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Have the bookies got it wrong with Deontay Wilder v Tyson Fury?

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Odds for Tyson Fury to take Deontay Wilder’s World Boxing Council heavyweight title have slightly drifted with some bookmakers, leading to some questions on why the former unified champion is unfancied.

Obviously, the lengthy layoff hasn’t helped, but Fury was quite untouchable in his last fight. Granted Francesco Pianeta is no world beater. But the Italian-German could hardly land a glove on Fury through ten rounds.

Some odds crunchers have Fury at an eye-watering 13/10. And just like punters at casino reviews and the best casino sites, gamblers are putting their money on the ‘Gypsy King’ returning home triumphant.

Stats for his recent Belfast bout backed calls that Fury still moves as good as ever.


According to CompuBox, Fury was hit just 37 times in 36 minutes. That’s an amazing stat and means Pianeta was hitting fresh air for an average of 50 plus seconds.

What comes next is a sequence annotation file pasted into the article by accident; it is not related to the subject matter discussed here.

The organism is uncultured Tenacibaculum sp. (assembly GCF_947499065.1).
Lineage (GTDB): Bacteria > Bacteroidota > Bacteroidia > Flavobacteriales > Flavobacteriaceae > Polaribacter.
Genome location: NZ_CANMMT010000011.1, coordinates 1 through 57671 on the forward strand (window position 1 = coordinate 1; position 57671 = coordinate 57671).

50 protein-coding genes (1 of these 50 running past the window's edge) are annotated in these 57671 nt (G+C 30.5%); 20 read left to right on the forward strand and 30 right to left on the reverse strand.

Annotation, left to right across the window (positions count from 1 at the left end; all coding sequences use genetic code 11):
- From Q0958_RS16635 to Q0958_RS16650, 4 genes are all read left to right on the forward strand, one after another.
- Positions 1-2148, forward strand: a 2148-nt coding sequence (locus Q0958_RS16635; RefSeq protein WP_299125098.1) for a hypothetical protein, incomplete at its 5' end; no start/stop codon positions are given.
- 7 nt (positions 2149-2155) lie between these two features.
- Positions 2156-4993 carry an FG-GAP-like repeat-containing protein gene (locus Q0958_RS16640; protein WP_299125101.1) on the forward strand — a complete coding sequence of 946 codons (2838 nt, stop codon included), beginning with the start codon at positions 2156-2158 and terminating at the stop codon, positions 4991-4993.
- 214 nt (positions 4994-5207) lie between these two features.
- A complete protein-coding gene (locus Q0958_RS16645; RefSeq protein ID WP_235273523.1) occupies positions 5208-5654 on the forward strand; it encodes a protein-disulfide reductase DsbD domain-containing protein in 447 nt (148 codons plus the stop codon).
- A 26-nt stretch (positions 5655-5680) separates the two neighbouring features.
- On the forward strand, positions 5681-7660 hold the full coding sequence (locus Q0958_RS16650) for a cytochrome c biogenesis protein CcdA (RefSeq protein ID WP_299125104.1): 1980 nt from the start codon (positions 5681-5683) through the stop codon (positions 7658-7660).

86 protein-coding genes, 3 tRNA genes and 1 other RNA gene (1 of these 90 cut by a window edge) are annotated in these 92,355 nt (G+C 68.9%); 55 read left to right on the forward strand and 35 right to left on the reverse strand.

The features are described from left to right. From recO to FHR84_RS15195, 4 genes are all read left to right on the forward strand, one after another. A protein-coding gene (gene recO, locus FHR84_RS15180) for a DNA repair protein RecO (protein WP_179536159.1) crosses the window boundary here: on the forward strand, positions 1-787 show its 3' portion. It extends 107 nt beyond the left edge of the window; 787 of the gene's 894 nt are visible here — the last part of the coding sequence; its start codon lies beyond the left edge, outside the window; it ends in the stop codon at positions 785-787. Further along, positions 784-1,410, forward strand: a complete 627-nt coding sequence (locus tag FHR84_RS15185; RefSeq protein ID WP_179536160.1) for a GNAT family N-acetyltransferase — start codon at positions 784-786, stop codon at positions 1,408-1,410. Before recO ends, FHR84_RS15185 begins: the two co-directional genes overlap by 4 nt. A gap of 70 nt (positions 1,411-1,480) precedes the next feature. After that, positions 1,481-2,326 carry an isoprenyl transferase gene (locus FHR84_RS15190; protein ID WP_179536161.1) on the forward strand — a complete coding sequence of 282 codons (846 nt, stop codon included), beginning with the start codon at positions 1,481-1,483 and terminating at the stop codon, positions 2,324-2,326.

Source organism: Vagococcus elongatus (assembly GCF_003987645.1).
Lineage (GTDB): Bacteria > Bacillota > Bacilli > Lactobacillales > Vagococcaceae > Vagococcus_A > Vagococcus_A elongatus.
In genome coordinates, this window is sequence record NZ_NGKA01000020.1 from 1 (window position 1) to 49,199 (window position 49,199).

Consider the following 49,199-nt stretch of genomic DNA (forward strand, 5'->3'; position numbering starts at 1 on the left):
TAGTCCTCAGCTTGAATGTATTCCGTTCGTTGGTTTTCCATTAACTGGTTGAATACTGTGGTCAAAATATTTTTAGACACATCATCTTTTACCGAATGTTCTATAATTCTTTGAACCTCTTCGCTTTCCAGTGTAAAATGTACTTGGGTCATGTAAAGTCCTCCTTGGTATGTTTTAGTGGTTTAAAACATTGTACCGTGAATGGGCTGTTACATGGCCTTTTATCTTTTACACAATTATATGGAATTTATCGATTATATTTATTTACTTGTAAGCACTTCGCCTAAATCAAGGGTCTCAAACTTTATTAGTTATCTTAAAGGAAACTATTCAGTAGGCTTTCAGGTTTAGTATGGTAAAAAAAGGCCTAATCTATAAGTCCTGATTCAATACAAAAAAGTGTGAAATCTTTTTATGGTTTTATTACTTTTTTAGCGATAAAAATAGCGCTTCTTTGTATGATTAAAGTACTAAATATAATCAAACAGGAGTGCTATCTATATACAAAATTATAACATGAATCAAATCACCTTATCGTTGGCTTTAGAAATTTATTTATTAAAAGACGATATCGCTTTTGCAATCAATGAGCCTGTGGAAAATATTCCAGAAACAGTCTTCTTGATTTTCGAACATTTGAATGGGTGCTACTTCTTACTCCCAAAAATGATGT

Wilder will certainly be more of a stalker than Pianeta. On fight night this December, Fury will bid to avoid becoming yet another statistic on the big-punching American’s record.

Fury bamboozled Wladimir Klitschko in his first world title fight so you couldn’t really back against him doing similar to Wilder. First of all, Fury is undefeated too, hence money being placed on the Briton in spades.

Above all, Fury’s weight is almost back to his pre-Klitschko days. Losing a good ten stone seems to be far behind him. After all, he’s keeping the excess baggage off in between fights and constantly in the gym.

Finally, Wilder arguably doesn’t possess the skills to solve the puzzle. Provided Fury can find his best form at the right time in America. Wilder could find it tough to hit the equalizer needed.

This means Fury could cruise to a points win and take the coveted green belt for a second reign as champion.

A huge undisputed unification with Anthony Joshua would then be closer to reality for Fury. If agreed in the future, it could be the biggest heavyweight fight of all time to take place in the United Kingdom.